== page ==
• Interlocks will be set for 'running retests,' which require a driver to provide breath tests at regular intervals, preventing drivers from asking a sober friend to start the car.
  • If a driver fails a running retest, in some states, the vehicle's horn will honk and/or the lights will flash to alert law enforcement; the vehicle will not stop. The interlock does not have the ability to stop the vehicle once it is running for safety reasons.
  • One advantage to installing the ignition interlock device after a Tennessee DUI conviction is there are currently no geographical or time restrictions on the use of your automobile.

Q. What is a felony driving under the influence (DUI)?

A. Under Tennessee Criminal DUI law, the fourth or subsequent conviction shall be a Class E felony. It is punishable by a fine of no less than $3,000 and no more than $15, 000, by confinement not less than 150 consecutive days to be served day for day nor more than the maximum punishment authorized for the appropriate range of a Class E felony. The appropriate range for a Class E felony is one to six years in jail. The court shall prohibit the person from driving a motor vehicle for a period of five years. Tennessee added a new look-back calculation period effective July 1, 2010. The look-back calculation period refers to the 10- to 20-year time period that must be reviewed to determine if a person should be classified as a multiple offender. The law prior to July 1, 2010, provided the 10-year period be measured from the date immediately preceding the conviction to the date of the conviction of the current case. The new law provides that the time period be measured from the date immediately preceding when the offense was committed to the date of the current violation — in other words, from arrest date to arrest date. You can find this look-back period from T.C.A. § 55-10-403(a)(3). Remember the DUI laws in the state of Tennessee are forever changing.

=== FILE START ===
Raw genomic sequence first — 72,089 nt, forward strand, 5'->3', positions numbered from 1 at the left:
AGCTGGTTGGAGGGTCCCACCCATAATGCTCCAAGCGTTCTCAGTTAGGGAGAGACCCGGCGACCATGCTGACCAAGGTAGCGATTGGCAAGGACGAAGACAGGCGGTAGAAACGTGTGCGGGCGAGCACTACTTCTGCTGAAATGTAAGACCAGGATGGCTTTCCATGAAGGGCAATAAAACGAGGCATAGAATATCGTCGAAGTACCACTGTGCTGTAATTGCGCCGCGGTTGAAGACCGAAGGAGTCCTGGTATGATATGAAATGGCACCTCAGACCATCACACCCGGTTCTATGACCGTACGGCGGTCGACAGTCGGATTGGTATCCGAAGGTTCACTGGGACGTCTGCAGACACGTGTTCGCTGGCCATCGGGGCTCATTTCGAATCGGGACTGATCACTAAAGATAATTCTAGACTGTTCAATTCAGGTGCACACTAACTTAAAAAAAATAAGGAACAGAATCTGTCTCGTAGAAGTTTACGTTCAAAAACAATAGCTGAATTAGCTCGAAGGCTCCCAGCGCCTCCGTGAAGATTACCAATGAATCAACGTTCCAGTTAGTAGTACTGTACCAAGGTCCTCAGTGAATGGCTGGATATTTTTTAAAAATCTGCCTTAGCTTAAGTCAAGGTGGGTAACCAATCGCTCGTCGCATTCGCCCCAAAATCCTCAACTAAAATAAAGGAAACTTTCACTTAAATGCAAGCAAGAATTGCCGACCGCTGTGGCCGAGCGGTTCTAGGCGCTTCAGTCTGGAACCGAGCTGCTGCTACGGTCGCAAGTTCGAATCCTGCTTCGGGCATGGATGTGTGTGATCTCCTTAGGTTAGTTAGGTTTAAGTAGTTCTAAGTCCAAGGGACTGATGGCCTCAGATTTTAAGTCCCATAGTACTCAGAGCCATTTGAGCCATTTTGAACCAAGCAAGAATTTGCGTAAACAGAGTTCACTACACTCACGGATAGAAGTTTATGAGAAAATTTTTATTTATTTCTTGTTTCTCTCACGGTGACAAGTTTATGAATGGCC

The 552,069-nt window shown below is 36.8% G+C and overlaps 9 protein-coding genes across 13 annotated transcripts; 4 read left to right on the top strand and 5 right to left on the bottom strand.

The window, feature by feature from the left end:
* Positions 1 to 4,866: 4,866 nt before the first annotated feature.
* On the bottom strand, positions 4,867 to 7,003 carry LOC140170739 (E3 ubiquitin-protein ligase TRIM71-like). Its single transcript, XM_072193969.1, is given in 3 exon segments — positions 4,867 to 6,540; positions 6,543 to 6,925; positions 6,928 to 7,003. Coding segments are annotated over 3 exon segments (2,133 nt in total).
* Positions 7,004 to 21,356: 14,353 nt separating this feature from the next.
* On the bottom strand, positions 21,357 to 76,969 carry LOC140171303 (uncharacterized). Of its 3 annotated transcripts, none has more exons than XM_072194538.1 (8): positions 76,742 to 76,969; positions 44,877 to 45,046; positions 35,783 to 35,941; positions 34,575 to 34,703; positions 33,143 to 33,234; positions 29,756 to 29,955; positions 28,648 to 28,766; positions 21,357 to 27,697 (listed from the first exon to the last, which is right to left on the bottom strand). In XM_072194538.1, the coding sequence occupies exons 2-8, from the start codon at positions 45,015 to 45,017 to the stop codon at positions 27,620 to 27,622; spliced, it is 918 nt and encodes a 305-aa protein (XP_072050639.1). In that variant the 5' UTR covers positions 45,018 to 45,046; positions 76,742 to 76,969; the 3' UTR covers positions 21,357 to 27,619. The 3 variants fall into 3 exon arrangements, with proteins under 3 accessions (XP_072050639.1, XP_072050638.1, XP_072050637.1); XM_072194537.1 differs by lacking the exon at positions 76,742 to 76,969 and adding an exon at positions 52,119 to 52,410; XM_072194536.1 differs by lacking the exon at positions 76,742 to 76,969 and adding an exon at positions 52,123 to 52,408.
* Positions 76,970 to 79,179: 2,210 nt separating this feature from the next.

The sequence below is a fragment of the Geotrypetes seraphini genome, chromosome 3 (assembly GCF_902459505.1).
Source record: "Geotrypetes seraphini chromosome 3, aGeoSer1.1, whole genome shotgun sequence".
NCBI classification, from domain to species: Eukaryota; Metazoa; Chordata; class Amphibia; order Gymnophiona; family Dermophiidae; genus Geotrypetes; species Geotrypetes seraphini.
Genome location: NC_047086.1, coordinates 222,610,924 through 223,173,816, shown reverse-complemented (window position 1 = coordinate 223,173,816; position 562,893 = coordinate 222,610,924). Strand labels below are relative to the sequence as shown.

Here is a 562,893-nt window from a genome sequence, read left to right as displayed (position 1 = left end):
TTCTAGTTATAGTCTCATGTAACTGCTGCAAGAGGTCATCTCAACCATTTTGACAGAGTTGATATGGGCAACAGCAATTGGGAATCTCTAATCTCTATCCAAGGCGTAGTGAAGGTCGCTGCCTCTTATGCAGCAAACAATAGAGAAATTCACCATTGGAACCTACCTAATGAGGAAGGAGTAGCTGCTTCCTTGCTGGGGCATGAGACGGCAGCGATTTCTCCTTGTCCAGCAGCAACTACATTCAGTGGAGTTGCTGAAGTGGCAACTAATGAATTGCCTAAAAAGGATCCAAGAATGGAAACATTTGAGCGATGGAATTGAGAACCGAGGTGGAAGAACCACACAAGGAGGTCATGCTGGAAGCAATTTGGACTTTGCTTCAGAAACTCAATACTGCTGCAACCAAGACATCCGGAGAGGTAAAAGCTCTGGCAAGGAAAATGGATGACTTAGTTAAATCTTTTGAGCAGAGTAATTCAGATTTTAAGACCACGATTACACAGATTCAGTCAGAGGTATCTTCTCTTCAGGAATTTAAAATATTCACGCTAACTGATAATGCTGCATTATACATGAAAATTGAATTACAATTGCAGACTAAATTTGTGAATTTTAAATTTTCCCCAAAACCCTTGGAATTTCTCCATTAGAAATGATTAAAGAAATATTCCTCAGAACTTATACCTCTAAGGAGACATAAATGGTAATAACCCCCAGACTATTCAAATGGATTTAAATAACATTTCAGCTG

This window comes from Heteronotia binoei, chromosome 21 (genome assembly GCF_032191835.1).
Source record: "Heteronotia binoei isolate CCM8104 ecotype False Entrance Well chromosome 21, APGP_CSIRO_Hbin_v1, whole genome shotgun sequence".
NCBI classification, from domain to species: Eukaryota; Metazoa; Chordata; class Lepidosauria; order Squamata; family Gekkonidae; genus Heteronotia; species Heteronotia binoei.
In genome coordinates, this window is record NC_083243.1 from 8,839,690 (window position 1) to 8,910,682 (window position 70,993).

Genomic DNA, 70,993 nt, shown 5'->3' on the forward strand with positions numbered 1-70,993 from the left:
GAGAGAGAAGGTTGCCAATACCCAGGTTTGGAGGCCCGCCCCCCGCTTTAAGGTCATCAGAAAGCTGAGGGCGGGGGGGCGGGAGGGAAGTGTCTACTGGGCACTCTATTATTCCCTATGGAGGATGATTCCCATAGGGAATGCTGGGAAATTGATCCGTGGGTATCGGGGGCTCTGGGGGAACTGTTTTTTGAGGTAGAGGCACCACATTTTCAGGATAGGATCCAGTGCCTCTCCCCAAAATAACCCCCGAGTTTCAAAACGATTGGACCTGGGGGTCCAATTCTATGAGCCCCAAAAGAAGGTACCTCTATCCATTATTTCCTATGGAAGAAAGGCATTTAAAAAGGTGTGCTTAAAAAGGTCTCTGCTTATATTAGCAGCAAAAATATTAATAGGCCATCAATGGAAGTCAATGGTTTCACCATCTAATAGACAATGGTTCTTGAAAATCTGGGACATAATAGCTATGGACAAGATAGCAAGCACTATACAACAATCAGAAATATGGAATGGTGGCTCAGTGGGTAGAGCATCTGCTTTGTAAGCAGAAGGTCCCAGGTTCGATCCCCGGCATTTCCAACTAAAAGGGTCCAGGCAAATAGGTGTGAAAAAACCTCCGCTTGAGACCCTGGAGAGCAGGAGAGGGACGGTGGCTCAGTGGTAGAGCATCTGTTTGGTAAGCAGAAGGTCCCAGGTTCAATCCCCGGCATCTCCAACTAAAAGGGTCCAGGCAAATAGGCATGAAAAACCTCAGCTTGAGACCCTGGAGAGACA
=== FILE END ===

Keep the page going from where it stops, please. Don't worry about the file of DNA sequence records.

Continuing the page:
Q. What is the legal limit?

A. Under Tennessee Law, the adult legal limit in drunk driving cases is .08 percent. For someone under age 18, the legal limit is .02 percent under current Tennessee law. For persons of any age driving a commercial vehicle such as a tractor-trailer, or any other commercial vehicle, the legal limit is .04 percent.


Q. Why do the police wait 20 minutes before they give you the breath alcohol test?

A. Under Tennessee Law, a police officer must watch you for 20 minutes before the breath alcohol test is admissible. The reason is that a burp, belch or hiccup could contaminate the breath test. A belch, burp or the hiccups could bring alcohol from the stomach to the mouth cavity which would affect the breath test results.

If the police officer is not watching you for the 20 minutes prior to the breath alcohol test, the result may not be admitted into evidence. If the officer administering the breath test is using a cellphone, typing on the computer or talking to another police officer during the 20-minute observation period, it may give you a great defense in your DUI case.


To learn more about the legal aspects of drunk driving, please visit our Drunk Driving/DUI Practice Page.

To arrange a free initial consultation with Rob McKinney, Attorney at Law, in Nashville, Tennessee, please contact us online or call 615-686-2115.